The year 2020 was supposed to be a very promising year. Many resolutions had been made, challenges to be surmounted and goals to be met. It took the world by surprise when the “Invisible Enemy” struck at the Achilles heels of nation-states, bringing the “great” and “not-so-great” nations to their knees. Ghana was no exception, when in March 2020, the country recorded its first two cases of COVID-19. The worst was yet to be seen, yet business went on as usual, and with a few individuals taking precautionary measures when the reported cases started growing.
As a lawyer who goes to court often, I took the decision to avoid taking the elevators in the High Court Complex in Accra, the capital city of Ghana. Call it an obsession, but I was armed daily with sanitizers and embarked on the “boosting immunity” journey. Not missing my daily dose of Vitamin C, drinking warm fluids and experimenting with breathing exercises. Under the direction of Justice Kwasi Anin-Yeboah, the Chief Justice of the Republic, the judiciary put in place some protocols to curtail the rising levels of infection. These measures were definitely not enough.
My firm put measures in place to prevent its lawyers from being exposed to infection, by installing an automatic sanitizer dispenser, encouraging effective and constant hand washing for both staff and clients and reducing court attendance. Additional measures were taken to reduce staffing by implementing a shift system to enhance the effective practice of social distancing, and reducing work hours at the firm so that staff could get home early.
On 27th March 2020, in the President Akufo-Addo’s 4th update to the country, the capital city, Accra, Kasoa, Kumasi and its environs were put on lockdown. President Akufo-Addo, by Executive Instrument 65, Imposition of Restrictions Coronavirus Disease (COVID-19) Pandemic (No 2) Instrument 2020, defined certain categories as essential services for the areas under lockdown. Lawyers did not fall within the “essential” category. Bottom line was that lawyers should stay home and stay indoors.
The Ghana Bar Association (GBA), as part of its Continuous Legal Education (CLE), hosted a webinar on 9th April 2020, to discuss the impact of the COVID-19 pandemic on legal practice. It was commendable of the GBA, as they managed to use technology to reach a vast majority of its members. However, I expected the webinar to deal with certain pressing legal issues and challenges. The webinar in my candid opinion should have directed its speakers to expand on pressing legal issues such as the rights of employees of law firms, what happens to the concept of time, as it is an essential element in legal practice, and the labor rights of administrative staff of firms. At the macro level, discussions could have focused on what the law regards as “urgent” or “crucial” cases to be heard by the Courts that the Chief Justice had designated to be working courts during the lockdown.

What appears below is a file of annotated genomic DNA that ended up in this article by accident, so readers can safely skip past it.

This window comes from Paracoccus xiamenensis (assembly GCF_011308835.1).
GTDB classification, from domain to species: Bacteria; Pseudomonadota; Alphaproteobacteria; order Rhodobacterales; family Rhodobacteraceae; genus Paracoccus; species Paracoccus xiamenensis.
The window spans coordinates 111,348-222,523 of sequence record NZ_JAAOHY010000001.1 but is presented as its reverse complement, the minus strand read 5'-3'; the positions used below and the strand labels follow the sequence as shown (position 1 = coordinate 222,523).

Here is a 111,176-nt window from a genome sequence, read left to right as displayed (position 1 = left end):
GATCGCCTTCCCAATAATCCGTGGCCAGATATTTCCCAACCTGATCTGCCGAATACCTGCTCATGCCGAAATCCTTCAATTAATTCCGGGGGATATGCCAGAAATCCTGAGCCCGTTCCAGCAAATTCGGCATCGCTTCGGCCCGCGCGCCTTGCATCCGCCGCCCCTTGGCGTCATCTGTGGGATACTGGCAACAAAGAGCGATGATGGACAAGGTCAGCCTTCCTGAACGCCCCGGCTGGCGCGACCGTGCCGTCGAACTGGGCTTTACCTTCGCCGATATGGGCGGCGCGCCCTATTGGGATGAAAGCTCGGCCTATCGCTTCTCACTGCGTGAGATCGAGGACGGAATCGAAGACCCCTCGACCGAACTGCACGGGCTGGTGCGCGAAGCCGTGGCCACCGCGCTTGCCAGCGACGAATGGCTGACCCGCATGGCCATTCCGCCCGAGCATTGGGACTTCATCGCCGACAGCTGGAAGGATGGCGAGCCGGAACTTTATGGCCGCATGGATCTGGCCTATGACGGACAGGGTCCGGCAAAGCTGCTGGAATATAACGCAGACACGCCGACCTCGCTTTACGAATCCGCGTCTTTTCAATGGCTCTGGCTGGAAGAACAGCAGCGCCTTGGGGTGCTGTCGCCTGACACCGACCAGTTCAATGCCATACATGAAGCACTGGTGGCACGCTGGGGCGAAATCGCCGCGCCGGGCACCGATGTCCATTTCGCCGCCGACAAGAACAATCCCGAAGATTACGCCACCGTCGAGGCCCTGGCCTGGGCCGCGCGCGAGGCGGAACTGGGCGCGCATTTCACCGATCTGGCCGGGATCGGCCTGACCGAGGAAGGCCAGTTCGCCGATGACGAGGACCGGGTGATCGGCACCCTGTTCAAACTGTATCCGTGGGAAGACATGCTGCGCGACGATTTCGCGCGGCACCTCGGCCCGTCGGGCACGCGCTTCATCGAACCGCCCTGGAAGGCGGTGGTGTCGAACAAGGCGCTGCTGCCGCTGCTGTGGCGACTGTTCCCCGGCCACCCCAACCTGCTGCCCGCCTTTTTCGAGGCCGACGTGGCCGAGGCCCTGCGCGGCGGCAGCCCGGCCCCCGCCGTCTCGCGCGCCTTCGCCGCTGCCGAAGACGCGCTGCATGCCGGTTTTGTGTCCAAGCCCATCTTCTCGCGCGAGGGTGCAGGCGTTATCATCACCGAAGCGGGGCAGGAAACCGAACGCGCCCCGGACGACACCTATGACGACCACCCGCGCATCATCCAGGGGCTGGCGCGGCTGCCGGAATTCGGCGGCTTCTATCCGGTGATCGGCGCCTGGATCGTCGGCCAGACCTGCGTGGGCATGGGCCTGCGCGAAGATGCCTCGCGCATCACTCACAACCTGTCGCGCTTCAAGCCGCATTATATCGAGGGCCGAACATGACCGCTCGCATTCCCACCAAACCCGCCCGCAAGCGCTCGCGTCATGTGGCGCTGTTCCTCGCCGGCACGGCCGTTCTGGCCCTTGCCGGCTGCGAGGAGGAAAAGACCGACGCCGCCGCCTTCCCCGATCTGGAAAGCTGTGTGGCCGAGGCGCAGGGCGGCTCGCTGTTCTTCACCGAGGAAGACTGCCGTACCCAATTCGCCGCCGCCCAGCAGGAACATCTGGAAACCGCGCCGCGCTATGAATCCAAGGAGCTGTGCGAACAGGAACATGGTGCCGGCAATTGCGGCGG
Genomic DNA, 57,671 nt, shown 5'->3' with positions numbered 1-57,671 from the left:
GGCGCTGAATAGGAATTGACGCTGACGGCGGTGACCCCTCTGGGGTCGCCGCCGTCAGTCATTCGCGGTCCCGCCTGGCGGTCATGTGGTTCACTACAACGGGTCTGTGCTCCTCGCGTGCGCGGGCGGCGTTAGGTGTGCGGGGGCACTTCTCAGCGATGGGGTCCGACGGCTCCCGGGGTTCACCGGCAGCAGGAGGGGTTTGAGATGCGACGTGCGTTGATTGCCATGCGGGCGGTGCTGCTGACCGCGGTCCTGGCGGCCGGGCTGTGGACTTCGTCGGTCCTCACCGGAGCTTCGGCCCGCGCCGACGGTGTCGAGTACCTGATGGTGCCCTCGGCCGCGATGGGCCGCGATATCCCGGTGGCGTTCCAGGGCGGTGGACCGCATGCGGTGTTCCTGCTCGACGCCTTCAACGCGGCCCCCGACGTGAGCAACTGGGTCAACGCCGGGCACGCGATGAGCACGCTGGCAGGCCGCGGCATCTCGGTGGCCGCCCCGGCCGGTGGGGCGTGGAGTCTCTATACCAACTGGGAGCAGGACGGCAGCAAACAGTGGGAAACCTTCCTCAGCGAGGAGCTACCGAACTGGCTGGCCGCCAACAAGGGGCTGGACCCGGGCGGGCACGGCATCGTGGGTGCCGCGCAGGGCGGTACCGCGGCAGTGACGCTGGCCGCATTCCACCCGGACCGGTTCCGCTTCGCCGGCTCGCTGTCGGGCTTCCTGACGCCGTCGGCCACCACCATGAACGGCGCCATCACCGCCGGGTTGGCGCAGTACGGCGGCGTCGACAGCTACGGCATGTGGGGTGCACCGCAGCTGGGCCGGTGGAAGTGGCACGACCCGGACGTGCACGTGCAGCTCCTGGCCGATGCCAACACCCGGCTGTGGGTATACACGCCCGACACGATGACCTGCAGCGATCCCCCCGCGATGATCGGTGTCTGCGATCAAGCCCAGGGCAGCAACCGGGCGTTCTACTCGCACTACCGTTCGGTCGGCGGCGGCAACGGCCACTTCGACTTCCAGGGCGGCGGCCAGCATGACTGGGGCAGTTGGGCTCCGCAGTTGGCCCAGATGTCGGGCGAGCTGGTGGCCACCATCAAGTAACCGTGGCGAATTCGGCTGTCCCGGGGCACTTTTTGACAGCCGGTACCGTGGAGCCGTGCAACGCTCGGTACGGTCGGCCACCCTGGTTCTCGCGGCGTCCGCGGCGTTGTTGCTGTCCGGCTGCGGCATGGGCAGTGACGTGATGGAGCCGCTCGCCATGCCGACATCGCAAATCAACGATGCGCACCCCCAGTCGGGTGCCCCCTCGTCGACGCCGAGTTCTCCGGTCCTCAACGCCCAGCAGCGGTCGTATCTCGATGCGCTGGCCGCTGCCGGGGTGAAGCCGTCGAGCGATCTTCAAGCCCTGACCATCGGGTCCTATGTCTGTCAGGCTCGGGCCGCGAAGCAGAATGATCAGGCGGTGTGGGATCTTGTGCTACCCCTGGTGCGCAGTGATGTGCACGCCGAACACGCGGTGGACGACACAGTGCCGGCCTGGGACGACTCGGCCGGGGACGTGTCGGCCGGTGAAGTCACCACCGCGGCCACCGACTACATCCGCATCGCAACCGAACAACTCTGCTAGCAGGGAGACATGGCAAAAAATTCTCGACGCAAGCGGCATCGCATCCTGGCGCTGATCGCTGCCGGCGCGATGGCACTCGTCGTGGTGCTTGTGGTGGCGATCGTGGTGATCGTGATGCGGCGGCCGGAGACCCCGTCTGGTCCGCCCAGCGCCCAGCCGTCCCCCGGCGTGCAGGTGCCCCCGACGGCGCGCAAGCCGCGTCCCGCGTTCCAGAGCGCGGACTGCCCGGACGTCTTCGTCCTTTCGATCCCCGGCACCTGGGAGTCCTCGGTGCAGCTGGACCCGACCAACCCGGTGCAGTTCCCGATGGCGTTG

These are hard times without a doubt, and being a lawyer is no exception. For a lawyer who engages in active litigation, going to represent clients in courts is a daily and crucial part of my life. My work now has been limited to essentially writing briefs from home. The coronavirus outbreak is unprecedented and a novel situation for all. Every day is a new learning experience as I stay indoors, while we hope for this global infectious wind to blow away quickly. The lockdown has shown the major technological gaps in legal practice in Ghana, where most lawyers were not set up to work from home. For lawyers in active litigation and engaging with the judiciary on a daily basis, these new developments bring to the fore the need for digitalization of court processes to allow remote work that is secure, reliable and accessible. These times should be a catalyst for law firms to learn from the opportunities granted by the current condition on the urgency of adopting technological tools that will provide innovative ways of working and engaging with clients.
In Ghana, despite the growing number of women lawyers, not many of them engage in litigation. The current COVID-19 situation poses a higher challenge for many female lawyers striving to make a mark in the field of litigation. If this current wave does not subside, many may turn to the field of corporate practice or other in-house counsel positions. The lockdown has been lifted, but Ghana’s case count increases by the day. I am still working from home and so are other lawyers, as firms have put in more stringent measures to reduce rates of infections. One cannot tell when it will be safe for legal life to return to normalcy. What the legal landscape in Ghana will look like in a post COVID-19 environment will depend largely on measures put in place now to increase the use of technology in law firms, and innovative ways of handling cases by the judicial system.
*The views expressed in this entry belong entirely to the author.